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House passes annual government spending bill
Thornberry says bill cuts spending, protects national security, restricts overreach
The U.S. House of Representatives passed a spending bill yesterday that provides funding for nearly all of the government’s operations through the end of the fiscal year, September 30, 2015. The exception is the Department of Homeland Security, which will receive funding for less than 90 days, expiring on February 27, 2015. Under the agreement, overall discretionary spending has been reduced by $165 billion since Fiscal Year 2010. The legislation passed with a bipartisan vote of 219 to 206. Congressman Mac Thornberry (R-Clarendon) voted in favor of the bill.
“This bill fulfills our constitutional responsibility to fund the government, while also reining in spending and executive and other federal overreach,” said Rep. Thornberry. “We have been able to reduce spending by $165 billion since 2010. We plan to build on this progress with additional meaningful cuts and changes when Congress returns in January with Republican majorities in the House and the Senate.”
The bill funds important Department of Defense programs and projects, offers a pay raise for troops, and provides resources to help prepare for current and future threats. The defense portion of the bill also includes funding for local national security facilities, including missions at Sheppard Air Force base in Wichita Falls. In addition, it contains nearly $2.8 billion for Bell Helicopter’s V-22 and other aircraft programs, much of which is done in Amarillo. It also increases funding for nuclear weapons activities—much of which is performed at Pantex—to $8.2 billion. To help address the backlog of deferred maintenance on physical infrastructure in the nuclear weapons facilities, the agreement provides $37.4 million specifically for recapitalization projects at Pantex.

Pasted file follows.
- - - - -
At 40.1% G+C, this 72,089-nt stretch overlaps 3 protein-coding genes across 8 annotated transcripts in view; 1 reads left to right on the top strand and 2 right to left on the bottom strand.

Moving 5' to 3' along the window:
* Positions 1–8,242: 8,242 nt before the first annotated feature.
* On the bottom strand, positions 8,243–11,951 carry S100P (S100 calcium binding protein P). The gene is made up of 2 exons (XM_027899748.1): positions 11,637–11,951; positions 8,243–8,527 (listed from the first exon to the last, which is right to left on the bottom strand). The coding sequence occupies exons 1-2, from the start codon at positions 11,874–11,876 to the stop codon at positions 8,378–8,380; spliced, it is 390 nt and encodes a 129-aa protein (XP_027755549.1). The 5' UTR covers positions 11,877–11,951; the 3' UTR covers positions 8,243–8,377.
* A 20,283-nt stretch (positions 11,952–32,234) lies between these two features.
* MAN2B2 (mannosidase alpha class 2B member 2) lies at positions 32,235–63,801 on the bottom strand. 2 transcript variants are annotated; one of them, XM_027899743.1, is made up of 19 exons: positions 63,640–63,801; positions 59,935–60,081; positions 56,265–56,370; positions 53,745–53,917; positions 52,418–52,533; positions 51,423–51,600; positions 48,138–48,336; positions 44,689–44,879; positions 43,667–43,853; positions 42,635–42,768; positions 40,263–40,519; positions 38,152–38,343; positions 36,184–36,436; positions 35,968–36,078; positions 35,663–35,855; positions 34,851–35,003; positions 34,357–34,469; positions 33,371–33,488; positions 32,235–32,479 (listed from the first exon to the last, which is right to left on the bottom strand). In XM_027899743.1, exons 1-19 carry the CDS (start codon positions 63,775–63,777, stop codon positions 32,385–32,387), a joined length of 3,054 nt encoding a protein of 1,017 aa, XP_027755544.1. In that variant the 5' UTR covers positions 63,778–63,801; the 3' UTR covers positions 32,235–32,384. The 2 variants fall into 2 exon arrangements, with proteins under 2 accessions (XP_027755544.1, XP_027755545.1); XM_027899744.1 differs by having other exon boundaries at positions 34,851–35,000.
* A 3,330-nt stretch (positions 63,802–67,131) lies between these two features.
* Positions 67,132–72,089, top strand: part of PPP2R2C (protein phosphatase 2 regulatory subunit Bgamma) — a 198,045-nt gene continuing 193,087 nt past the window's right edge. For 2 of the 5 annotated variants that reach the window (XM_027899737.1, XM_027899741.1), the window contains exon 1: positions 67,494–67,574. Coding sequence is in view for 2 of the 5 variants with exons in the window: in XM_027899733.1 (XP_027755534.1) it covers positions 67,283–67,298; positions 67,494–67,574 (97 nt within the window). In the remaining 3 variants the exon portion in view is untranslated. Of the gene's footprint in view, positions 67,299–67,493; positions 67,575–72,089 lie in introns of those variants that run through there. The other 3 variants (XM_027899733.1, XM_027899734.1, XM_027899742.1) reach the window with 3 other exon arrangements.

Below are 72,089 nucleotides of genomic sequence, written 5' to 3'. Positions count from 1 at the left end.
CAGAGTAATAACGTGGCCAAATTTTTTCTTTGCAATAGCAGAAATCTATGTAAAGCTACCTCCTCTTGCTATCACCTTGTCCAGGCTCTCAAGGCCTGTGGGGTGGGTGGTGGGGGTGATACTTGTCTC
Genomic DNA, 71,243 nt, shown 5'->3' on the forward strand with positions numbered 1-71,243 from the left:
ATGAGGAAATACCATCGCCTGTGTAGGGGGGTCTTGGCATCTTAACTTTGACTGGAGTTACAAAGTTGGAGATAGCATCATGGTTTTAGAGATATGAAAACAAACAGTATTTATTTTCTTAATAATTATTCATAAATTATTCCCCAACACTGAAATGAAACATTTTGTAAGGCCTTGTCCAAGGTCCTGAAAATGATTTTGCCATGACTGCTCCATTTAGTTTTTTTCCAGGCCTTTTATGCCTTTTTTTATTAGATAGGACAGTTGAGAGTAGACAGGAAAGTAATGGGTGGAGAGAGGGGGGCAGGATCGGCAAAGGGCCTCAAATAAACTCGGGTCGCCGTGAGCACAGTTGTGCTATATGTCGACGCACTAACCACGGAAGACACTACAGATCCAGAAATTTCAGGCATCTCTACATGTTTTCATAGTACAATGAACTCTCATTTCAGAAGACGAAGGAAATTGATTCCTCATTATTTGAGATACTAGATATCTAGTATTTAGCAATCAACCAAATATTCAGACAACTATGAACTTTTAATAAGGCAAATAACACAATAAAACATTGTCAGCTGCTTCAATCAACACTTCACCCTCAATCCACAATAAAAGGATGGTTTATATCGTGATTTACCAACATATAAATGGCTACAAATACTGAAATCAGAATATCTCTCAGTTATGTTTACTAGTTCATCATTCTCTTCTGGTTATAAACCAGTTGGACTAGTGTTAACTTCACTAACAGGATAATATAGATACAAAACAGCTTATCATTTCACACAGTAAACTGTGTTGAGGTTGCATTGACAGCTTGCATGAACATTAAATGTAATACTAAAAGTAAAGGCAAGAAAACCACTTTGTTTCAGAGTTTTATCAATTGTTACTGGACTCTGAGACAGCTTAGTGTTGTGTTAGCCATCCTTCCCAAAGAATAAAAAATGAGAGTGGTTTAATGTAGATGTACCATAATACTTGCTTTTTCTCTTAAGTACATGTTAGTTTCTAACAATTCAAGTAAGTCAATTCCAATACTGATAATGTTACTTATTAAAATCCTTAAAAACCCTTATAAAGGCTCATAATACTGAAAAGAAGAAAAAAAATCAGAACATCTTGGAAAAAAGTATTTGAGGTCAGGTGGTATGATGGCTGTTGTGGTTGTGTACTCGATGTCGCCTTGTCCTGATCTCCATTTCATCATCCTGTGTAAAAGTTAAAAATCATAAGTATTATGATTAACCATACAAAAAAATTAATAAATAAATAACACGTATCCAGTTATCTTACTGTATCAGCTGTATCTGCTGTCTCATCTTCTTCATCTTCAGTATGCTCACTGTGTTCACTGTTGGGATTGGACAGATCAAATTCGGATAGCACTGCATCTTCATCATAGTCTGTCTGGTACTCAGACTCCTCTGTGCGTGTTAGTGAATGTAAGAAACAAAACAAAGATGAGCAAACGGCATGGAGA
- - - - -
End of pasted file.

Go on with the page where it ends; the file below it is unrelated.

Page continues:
The BLM Red River land dispute issue is addressed in the funding bill as well. It includes language to help ensure that the Bureau of Land Management defers any final decision-making regarding land use plans along the Red River in Texas until appropriate surveys have been conducted to determine ownership.
Notably, the legislation provides no new funding for Obamacare; cuts $345.6 million from the Internal Revenue Service and $60 million from the Environmental Protection Agency; gives states the power to relax Obama Administration’s onerous school lunch rules; also, includes many provisions to rein in regulatory overreach.
The bill also offers emergency funding to help combat the Islamic State of Iraq and the Levant (ISIL) and to address the domestic and international Ebola crisis.
Bill Highlights –
Spending Cuts: Cuts total discretionary spending for the 5th year in a row, which reduces spending to levels lower than under George W. Bush in constant dollars.
Limited Department of Homeland Security (DHS) Funding: Funds DHS only until Feb. 27, 2015, (less than 90 days) so the new Republican Congress can tackle the issue of Obama’s immigration action in February.
Defense Spending: Funds our nation’s security, military readiness, support for our troops at home and abroad, and care for military families. It also includes emergency funds to pay for operations against the Islamic State of Iraq and the Levant (ISIL).